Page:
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FSC General Assembly 2014, Seville – future for forests for all


Last week, I attended my first Forest Stewardship Council General Assembly. Its an assembly of the companies, environmental organisations, civil society groups, and individuals that make up the membership of FSC, and as such share the responsibility of setting the direction for FSC. We tackled issues critical to supporting people, nature, and business, as the world’s forests are managed for production from the smallest to the largest scales, and the smallest to the largest impacts and risks.

WWF team at FSC General Assembly, Seville © Kerry Cesareo, WWF US WWF team at FSC General Assembly, Seville © Kerry Cesareo, WWF US

Happening once every three years, this is an important time for the “chambers” – economic, social and environmental, to voice their views on forests, agree and disagree, influence, merge, and amend, and then vote on proposals for change.

FSC celebrates 20 years this year working to promote sustainable forest management, in an inclusive, just, credible and transparent way. It’s balanced chambers system for driving FSC as a credible forest certification scheme is widely held as best practice stakeholder engagement, so did what actually happened confirm this?

I was phenomenally impressed with the willingness of attendees to collaborate and acknowledge the validity of each other’s views. Each chamber prioritized the proposals they wanted to see make the voting floor. Four motions from the assembly demonstrated for me that FSC remains credible, relevant and progressive to the future of forests for all.

  • The overwhelming agreement on development of a new FSC global strategy
  • New approaches to certification for smallholders, communities, and indigenous peoples
  • Development of the FSC approach to certification in Intact Forest Landscapes
  • Opening the way to find a solution for better social and environmental performance on the ground in plantations,  and restoration on land cleared after 1994, linked to willingness of the land manager to compensate for past forest loss.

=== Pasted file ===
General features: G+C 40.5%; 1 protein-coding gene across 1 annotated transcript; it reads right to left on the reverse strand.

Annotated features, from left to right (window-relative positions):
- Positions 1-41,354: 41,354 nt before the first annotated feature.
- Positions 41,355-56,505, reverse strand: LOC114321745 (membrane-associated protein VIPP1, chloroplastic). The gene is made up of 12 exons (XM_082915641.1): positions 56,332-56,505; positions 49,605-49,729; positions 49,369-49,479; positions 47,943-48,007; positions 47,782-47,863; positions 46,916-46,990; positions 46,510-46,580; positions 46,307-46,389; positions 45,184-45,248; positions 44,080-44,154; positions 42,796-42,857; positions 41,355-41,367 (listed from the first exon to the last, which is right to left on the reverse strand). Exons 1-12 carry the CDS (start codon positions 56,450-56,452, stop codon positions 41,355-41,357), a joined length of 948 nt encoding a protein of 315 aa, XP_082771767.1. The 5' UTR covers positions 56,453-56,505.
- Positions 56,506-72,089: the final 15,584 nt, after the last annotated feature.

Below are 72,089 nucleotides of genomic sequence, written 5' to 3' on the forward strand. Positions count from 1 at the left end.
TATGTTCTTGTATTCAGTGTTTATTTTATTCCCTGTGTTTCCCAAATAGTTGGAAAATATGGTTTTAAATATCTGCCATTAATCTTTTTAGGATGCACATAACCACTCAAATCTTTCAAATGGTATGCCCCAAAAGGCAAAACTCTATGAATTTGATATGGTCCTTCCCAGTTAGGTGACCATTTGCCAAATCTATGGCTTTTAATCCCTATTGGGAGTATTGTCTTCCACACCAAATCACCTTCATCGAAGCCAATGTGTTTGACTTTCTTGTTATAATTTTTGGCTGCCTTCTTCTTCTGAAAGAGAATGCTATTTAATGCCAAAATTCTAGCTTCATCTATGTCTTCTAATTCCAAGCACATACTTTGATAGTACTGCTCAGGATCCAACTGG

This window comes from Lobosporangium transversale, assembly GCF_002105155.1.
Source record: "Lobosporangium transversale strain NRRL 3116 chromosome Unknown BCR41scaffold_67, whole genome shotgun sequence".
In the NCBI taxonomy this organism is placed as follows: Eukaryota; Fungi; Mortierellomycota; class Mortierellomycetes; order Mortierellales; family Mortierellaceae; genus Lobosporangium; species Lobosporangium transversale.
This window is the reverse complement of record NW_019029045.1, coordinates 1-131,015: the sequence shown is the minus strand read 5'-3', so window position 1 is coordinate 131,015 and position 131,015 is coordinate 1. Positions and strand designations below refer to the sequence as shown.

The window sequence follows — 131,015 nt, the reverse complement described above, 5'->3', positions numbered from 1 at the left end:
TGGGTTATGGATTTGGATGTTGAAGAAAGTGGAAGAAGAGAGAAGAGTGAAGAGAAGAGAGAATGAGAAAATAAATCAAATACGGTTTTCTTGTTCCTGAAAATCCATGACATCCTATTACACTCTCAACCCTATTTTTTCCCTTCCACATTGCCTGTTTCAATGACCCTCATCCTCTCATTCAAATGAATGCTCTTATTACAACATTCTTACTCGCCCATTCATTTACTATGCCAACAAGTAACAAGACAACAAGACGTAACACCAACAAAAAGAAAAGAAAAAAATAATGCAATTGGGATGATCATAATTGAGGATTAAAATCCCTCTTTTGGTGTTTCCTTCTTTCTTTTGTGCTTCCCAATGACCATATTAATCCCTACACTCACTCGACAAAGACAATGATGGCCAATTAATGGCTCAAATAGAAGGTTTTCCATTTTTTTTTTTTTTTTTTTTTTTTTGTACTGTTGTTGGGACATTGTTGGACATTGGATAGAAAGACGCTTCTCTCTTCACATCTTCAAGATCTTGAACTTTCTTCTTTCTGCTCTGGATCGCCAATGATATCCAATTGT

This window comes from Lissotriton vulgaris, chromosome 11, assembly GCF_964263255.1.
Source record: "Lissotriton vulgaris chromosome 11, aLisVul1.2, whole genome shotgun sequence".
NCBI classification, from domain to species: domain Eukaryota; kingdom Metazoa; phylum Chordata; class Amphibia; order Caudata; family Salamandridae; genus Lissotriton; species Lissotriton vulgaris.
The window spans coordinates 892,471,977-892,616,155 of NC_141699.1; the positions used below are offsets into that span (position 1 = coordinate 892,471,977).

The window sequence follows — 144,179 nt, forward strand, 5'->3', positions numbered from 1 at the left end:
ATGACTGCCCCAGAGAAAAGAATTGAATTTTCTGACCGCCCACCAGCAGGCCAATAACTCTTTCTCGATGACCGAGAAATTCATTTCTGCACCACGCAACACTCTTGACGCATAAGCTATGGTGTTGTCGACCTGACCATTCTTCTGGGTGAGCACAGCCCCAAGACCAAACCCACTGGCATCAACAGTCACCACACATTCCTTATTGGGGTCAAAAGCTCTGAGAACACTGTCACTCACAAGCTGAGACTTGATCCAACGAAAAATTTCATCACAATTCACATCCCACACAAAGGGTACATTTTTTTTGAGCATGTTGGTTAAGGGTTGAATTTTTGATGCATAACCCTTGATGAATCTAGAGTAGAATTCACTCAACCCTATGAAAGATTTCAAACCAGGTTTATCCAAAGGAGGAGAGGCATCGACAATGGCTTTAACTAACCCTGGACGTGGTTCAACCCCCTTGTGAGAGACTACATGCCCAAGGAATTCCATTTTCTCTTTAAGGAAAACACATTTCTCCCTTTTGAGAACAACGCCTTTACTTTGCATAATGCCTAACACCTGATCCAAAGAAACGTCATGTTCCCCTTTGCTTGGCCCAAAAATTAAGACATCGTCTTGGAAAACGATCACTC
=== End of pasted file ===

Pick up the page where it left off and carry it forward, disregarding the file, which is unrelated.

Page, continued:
The General Assembly was intense. When motion 65 on Intact Forest Landscapes passed, I felt incredibly emotional that this vital decision to find a workable solution among all actors for promoting credible certification in these landscapes had succeeded, giving us greater chance to avoid them being converted to other land uses or becoming the playground of forest companies unconstrained by pressure to secure forests for the future from the customers.

In the break right after this, Rod Taylor, Director of our International Forest Programme, told me it felt like an amazing compromise had been achieved with the amendment of the Greenpeace proposal to gain more economic support, but he was not being naïve about the challenge it presents to us and others to deliver the solutions in the countries where intact forest landscape maintenance matters most, like the Congo Basin, Russia, Brazil.

We had a great team at the Assembly – some like me attending for the first time, right the way through to Maggis Renstrom, who has been on the FSC International Board representing the environmental north chamber, and coming to the end of her board participation. I took down some thoughts from them less than an hour after the assembly had closed, to capture both the mood, and some important take homes

Delegates voting in action, General Assembly, Seville © Daniel Tiveau, WWF CARPODelegates voting in action, General Assembly, Seville © Daniel Tiveau, WWF CARPO

Daniel Tiveau, Regional Coordinator for the Congo Basin, told me “I’ve realised how little I really knew about FSC before; African participation needs to be increased, and we need to get moving with national standards working groups to enable critical discussions on intact forest landscapes and national interpretations” and Sundari Ramakrishna, Conservation Director of WWF Malaysia, shared with me that she felt the assembly and experience was “incredibly complex, but wonderfully passionate people made it work – it was an interesting learning experience – now I know what democracy is all about”. Not that we don’t work on these issues all the time – but in action, the vision for a better future for forests and what needs to happen for it to be achieved comes into clearer focus.

Social and environmental voices need help to come to the FSC mechanism to keep it strong. And achieving this forest management has to be accessible and achievable and beneficial for all types of stakeholders. I’ve come away with a real injection of the specialness of FSC and the importance of balanced stakeholder participation, and it is definitely an experience I will never forget.

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